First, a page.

Physical Therapy Residency and Fellowship Programs Face ABPTRFE Mandated Changes

The American Board of Physical Therapy Residency and Fellowship Education (ABPTRFE) has announced on its website new quality standards for clinical Residency and Fellowship programs. The effective date of the new quality standards is January 1, 2018. and programs that currently are accredited, or that have applied for accreditation on or before December 31, 2017, have until January 1, 2020, to comply with the new quality standards. ABPTRFE is strongly encouraging Physical Therapy Residency programs and Fellowship programs to begin reviewing and making the necessary modifications now, rather than waiting until January 1, 2020. Should ABPTRFE find a program not in compliance with the standards as of January 1, 2020,  the program’s accreditation status may be negatively impacted. According to the new APTA rules, 2019 will be the last year that PTs can be accepted into and begin an APTA-accredited Fellowship program without first completing either an ABPTRFE accredited residency or an  American Board of Physical Therapy Specialties (ABPTS) written exam. This rule change affects all 30 APTA/ABPTRFE accredited fellowship programs.

The new standards are largely based on work done by ABPTRFE consultant Susan Chiaramonte, who developed the standards after a series of open forms, calls for comments, and weekly updates that occurred during the first part of 2017. During that time, Chiaramonte summarized the comments, offered clarifications, and identified areas for further review, and then finalized the quality standards by incorporating changes based on stakeholder feedback. The final quality standards for clinical Residency and Fellowship programs were presented to and unanimously adopted by ABPTRFE on June 21.

After completing a review of the 2016 ABPTRFE Accreditation Handbook Link , the updated 2017 Quality Standards document Link , and several current application forms of programs offering Residencies and Fellowships, CE For Therapy has identified 2 major changes that are contained in the new Quality Standards. For Residency programs, the old/current standards called for a minimum of 1500 program hours, and with the new standards, this will be increased to a minimum of 1800 hours. The second change affects the Fellowship application process. The old/current standards required that the applicant must possess at least one of the following qualifications: 1. Specialist Certification, 2. Completion of a Residency in a specialty area, or 3. Demonstrable clinical skills within a particular specialty area. The new standards for Fellowship application call for American Board of Physical Therapy Specialties (ABPTS) Specialist Certification in the related area of specialty, or Completion of an ABPTRFE-accredited residency in a related specialty area. There is no mention of a 3rd option of prior professional experience or demonstrable clinical skills within a particular specialty area, which essentially makes having completed a Residency program or achievement of a Specialty Certification an admission requirement rather than a recommendation.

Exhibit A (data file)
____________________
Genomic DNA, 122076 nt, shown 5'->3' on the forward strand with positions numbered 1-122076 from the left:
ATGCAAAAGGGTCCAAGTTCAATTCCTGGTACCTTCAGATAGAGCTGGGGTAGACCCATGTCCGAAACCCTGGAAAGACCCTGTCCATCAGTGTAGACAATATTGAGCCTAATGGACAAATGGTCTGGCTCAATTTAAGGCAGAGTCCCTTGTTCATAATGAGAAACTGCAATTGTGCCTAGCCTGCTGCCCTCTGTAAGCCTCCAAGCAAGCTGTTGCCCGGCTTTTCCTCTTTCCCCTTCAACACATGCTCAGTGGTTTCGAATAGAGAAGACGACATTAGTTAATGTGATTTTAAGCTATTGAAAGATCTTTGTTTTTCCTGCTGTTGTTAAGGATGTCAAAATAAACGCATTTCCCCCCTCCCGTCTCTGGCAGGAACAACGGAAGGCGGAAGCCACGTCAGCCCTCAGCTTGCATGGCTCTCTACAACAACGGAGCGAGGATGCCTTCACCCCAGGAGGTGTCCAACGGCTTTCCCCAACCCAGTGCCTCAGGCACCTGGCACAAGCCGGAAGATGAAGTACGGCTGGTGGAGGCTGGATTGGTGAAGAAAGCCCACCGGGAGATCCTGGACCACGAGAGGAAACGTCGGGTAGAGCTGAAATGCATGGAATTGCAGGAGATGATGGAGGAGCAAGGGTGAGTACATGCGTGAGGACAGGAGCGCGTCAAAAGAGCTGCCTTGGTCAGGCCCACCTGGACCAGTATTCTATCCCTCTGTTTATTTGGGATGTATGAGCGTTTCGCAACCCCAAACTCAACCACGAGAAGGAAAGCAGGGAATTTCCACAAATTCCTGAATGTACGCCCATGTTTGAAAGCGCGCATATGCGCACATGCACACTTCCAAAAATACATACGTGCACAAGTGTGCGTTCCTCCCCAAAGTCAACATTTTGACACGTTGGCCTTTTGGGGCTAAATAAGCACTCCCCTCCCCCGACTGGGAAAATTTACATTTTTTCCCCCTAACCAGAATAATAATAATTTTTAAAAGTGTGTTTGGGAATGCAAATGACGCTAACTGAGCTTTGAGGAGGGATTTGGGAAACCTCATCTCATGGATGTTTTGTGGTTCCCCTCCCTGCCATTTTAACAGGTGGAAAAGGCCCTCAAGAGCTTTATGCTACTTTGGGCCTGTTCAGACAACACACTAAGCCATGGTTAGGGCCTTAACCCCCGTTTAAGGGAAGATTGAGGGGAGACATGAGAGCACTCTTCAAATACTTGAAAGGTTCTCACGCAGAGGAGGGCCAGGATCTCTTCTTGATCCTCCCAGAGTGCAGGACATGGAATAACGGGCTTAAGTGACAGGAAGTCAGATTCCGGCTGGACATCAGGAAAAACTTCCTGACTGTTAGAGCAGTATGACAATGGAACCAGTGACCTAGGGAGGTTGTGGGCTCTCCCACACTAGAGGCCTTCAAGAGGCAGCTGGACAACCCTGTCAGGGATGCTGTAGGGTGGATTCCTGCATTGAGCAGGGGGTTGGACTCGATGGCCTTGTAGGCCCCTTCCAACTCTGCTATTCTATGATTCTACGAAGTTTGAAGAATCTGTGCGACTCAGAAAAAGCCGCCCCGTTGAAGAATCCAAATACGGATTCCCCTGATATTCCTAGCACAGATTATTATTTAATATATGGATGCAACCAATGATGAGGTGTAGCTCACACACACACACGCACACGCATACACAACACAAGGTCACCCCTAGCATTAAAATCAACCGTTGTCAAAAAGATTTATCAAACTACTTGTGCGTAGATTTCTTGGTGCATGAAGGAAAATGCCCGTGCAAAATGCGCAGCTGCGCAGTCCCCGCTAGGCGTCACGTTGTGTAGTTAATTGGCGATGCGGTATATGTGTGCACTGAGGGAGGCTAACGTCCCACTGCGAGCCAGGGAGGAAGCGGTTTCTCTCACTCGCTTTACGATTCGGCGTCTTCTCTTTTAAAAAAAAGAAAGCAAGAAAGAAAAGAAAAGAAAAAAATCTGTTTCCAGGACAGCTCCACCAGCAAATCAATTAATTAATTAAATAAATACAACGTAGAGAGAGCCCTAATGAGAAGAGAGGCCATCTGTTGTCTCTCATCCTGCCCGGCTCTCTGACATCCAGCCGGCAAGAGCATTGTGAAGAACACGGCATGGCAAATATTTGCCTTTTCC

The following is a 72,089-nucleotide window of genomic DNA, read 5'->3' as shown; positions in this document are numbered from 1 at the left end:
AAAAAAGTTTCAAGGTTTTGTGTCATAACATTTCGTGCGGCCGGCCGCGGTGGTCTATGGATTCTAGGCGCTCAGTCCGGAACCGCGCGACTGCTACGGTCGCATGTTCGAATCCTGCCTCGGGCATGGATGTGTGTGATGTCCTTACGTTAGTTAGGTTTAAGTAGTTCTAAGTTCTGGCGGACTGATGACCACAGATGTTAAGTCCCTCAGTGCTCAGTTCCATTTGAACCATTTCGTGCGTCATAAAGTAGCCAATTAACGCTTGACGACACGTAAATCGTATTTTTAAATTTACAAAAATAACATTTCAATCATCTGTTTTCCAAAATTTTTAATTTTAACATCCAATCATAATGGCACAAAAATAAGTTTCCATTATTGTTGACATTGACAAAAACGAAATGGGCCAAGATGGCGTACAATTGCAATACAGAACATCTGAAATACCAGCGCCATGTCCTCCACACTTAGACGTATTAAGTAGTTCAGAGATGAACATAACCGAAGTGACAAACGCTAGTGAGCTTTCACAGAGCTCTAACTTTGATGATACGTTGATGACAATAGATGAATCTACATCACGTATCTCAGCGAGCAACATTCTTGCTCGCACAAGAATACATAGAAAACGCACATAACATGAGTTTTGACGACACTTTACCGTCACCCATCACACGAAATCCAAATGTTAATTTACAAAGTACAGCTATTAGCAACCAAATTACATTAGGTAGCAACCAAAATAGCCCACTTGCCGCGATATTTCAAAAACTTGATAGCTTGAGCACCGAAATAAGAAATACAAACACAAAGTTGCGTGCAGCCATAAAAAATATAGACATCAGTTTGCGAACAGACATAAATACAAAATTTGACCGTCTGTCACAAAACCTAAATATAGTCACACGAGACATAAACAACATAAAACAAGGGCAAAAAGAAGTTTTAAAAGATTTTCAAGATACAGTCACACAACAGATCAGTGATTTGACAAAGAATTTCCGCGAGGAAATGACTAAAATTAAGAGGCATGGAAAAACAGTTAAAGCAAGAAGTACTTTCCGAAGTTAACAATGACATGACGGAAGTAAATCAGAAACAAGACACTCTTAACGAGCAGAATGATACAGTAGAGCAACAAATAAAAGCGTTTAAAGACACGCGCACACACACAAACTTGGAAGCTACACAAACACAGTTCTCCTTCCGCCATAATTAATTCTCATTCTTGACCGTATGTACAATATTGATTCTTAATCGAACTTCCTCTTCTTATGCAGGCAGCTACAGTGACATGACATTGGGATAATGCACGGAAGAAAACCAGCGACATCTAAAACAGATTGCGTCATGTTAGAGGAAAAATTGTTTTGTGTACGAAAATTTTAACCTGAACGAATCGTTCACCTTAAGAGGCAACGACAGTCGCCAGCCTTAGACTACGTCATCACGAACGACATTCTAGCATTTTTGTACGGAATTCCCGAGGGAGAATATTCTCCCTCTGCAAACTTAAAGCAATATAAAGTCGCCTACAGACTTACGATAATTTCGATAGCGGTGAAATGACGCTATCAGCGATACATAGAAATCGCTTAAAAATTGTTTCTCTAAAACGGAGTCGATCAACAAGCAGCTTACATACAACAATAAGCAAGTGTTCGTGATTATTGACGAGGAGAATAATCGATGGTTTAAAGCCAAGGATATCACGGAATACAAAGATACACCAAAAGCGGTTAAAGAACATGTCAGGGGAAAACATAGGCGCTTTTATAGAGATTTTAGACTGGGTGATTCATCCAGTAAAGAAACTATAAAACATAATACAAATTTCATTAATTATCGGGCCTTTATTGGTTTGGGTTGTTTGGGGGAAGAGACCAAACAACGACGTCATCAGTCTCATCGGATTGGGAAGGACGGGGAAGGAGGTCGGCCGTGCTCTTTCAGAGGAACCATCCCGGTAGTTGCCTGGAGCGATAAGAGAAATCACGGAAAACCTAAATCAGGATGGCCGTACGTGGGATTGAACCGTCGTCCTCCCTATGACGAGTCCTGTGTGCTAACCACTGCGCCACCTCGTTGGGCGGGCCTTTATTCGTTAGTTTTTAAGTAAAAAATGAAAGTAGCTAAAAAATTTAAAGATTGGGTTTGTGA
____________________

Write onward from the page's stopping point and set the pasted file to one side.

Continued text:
CE For Therapy has reached out to several providers of Physical Therapy Residency and Fellowship programs regarding how these changes will potentially affect the number of individuals applying for the programs, or the costs of the programs, or personnel resource issues. We have learned that a prominent manual therapy fellowship program that has been in existence for over 10 years has stopped taking on new cohorts of fellows-in-training and will shut their doors after they graduate their current fellows.  A hand fellowship program is also considering closing due to the policies set forth by ABPTRFE. The American Academy of Manipulative Therapy Fellowship (along with approximately 12 other ABPTRFE-accredited fellowship programs throughout the country)has announced that it has decided not to renew its ABPTRFE accreditation. Instead, and beginning January 2020, the AAMT Fellowship will be accredited by the American Academy of Orthopaedic Manual Physical Therapists (AAOMPT), the designated member organization of the International Federation of Orthopaedic Manipulative Physical Therapists (IFOMPT). AAMT has noted that the new current mentoring standard set by ABPTRFE does not meet the minimum standard for 1:1 clinical mentorship hours set by AAOMPT, and that the ABPTRFE clinical mentoring standard is not recognized by IFOMPT.

APTA has called for a task force to investigate the ABPTRFE policies. and we will update this article when we receive additional input. There are several providers listed on the Provider Directory who currently offer Fellowship and Residency programs. Link

Physical Therapy Residency